December 30, 2003
There's something satisfying about being able to pay bills and not worry about bouncing a check. Now I just wish that I had a little more money to pay a few more bills ....
A friend sent me this article. Kinda interesting when you think about it.

Parents' brains tuned to babies' tears
Emotions triggered by wailing tots.
22 December 2003

The brains of mums and dads are tuned in to the sound of toddlers' cries, reveals a brain-imaging study. Non-parents, on the other hand, remain largely oblivious.

Researchers at the University of Basel, Switzerland, played parents and childless adults recordings of babies' cries and laughter. They measured their brain activity using functional magnetic resonance imaging (fMRI).

Parents' brains fired up more in response to sobs than giggles, the researchers found1. The cries activated one brain region in particular, called the amygdala, which is involved in processing emotions.

"This makes biological sense," says Erich Seifritz, who led the study. Tears signify to parents that something is amiss, generating emotions such as concern or fear, which prompt parental care. In evolutionary terms, this means that a child is more likely to survive and pass on his or her genes.

Childless grown-ups, by contrast, reacted more to infant laughter than whimpers. This shows that the parental brain activity is learned, says Seifritz.

Brain cells may work differently in parents and non-parents, says Jeffrey Lorberbaum who studies mother-child interactions at the Medical University of South Carolina in Charleston. In rats, one cell type spurs parents to approach their pups; another prompts non-parents to avoid them. Humans may share a similar make-up.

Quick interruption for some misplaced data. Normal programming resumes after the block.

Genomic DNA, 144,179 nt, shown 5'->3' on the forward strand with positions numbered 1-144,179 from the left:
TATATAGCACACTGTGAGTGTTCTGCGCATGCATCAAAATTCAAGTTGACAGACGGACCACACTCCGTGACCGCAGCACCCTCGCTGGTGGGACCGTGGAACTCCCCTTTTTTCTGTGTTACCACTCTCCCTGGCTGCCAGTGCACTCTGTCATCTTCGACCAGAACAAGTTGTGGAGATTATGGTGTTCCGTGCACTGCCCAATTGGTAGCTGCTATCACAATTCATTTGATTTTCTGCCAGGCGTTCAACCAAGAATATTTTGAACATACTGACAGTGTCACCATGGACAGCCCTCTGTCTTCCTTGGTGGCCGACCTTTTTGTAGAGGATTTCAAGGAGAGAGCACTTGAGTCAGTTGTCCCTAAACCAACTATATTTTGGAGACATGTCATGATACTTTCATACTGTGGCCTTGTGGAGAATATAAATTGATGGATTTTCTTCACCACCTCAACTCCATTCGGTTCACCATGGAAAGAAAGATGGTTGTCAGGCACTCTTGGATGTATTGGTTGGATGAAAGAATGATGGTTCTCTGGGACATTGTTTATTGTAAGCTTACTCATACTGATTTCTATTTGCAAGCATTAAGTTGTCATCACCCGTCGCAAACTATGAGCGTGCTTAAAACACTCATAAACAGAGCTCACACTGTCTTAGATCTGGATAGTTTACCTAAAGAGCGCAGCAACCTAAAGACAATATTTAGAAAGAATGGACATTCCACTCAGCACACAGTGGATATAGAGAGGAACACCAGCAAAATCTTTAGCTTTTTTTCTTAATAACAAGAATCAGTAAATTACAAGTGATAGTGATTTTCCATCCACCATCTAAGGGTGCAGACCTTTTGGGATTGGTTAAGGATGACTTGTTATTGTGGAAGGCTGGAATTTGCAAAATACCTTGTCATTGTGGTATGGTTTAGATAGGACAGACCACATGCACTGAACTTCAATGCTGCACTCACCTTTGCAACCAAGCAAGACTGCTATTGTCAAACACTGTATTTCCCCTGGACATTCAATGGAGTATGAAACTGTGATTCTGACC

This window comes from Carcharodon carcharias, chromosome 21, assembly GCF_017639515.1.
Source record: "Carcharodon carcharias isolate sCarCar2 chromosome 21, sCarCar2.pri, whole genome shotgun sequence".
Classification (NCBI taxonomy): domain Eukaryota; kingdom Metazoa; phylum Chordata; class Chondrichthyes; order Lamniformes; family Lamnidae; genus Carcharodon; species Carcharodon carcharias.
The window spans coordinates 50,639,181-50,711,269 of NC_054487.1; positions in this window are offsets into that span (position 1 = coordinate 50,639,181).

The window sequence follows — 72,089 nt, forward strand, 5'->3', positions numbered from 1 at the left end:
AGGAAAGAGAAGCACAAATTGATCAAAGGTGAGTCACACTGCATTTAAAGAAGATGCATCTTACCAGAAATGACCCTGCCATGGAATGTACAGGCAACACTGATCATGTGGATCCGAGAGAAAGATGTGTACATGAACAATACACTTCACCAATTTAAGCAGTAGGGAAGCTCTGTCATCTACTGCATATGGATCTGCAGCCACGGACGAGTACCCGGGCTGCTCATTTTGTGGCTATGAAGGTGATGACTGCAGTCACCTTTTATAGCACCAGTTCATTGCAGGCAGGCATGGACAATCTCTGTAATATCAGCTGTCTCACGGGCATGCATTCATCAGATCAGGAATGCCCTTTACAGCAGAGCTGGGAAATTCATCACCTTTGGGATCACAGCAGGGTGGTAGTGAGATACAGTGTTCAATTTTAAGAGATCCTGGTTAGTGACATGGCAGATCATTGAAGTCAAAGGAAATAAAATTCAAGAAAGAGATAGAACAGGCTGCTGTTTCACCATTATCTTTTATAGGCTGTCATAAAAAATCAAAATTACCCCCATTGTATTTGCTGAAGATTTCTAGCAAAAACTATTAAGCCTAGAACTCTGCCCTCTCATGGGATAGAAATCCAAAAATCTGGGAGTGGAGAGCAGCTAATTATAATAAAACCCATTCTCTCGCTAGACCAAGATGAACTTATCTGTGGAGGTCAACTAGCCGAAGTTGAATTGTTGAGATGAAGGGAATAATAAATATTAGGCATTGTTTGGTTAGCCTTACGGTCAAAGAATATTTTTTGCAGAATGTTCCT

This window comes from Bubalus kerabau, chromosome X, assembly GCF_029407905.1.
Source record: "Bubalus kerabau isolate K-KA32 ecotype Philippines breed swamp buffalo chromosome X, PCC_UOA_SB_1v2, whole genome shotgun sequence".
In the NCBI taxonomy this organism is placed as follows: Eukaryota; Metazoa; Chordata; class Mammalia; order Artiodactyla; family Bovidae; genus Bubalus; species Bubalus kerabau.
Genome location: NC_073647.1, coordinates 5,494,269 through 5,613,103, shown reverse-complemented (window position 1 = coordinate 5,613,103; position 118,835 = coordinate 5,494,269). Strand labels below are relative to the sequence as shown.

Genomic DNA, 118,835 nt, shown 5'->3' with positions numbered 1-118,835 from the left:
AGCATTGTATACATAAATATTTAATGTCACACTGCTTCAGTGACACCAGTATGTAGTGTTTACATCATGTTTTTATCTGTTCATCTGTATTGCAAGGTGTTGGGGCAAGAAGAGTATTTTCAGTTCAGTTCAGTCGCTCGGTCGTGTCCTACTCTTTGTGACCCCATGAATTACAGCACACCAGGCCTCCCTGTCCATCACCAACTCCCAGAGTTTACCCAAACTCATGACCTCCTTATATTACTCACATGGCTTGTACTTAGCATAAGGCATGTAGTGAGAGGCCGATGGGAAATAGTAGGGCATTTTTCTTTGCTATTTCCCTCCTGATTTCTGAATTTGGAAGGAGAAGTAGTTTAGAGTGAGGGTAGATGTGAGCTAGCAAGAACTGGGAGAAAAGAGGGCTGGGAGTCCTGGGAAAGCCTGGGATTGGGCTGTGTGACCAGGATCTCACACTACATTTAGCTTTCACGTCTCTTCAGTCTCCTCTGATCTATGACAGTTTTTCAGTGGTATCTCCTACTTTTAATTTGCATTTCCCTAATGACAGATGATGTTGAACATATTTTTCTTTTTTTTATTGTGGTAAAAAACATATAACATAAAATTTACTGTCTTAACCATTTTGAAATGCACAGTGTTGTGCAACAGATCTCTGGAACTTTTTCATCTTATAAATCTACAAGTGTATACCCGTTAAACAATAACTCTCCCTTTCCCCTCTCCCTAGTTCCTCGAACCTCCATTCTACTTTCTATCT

Maternal instinct

Men and women also respond differently to infant sounds, according to the study. When females hear baby noises, activity drops in a brain region called the prefrontal cortex, which filters out irrelevant sounds. Males are unaffected.

Crying may open up the noise filter in the prefrontal cortex, so that a woman interprets the toddler's sounds as important. Electrical impulses are then relayed to other brain areas, triggering strong emotions, as well as caring behaviour such as feeding or cuddling.

Women respond to cries and wails whether or not they are mothers themselves, the researchers found, suggesting that their responses, unlike those of men, are innate. "This sex difference is wired rather than acquired," says Seifritz.

The study may also help researchers to understand other social attachments between people, says Lorberbaum - as well as gaining insight into medical conditions in which these bonds go awry.

In borderline personality disorder, for example, sufferers are clingy and tend to overreact emotionally. Around 2% of the population are affected to some degree.

People with borderline personality disorder may have faulty brain connections between the prefrontal cortex and the amygdala. Knowing how these areas normally react in social situations may help determine what goes wrong in those with the disorder, says Lorberbaum.

Seifritz, E. et al. Differential sex-independent amygdala response to infant crying and laughing in parents versus nonparents. Biological Psychiatry, 54, 1367 - 1375, (2003). |Article|

© Nature News Service / Macmillan Magazines Ltd 2003

December 29, 2003
We had a pretty good holiday. The kids got what they wanted. Josh is reading about one Animorph book per day (we got him a boxed set of 18 that someone was selling on eBay). Joy is thrilled to have her own baby stroller. She zooms up and down our hallway, sometimes without the baby. She puts all manner of things in it. And her books. She has to take a book with her when we go out. It's sweet.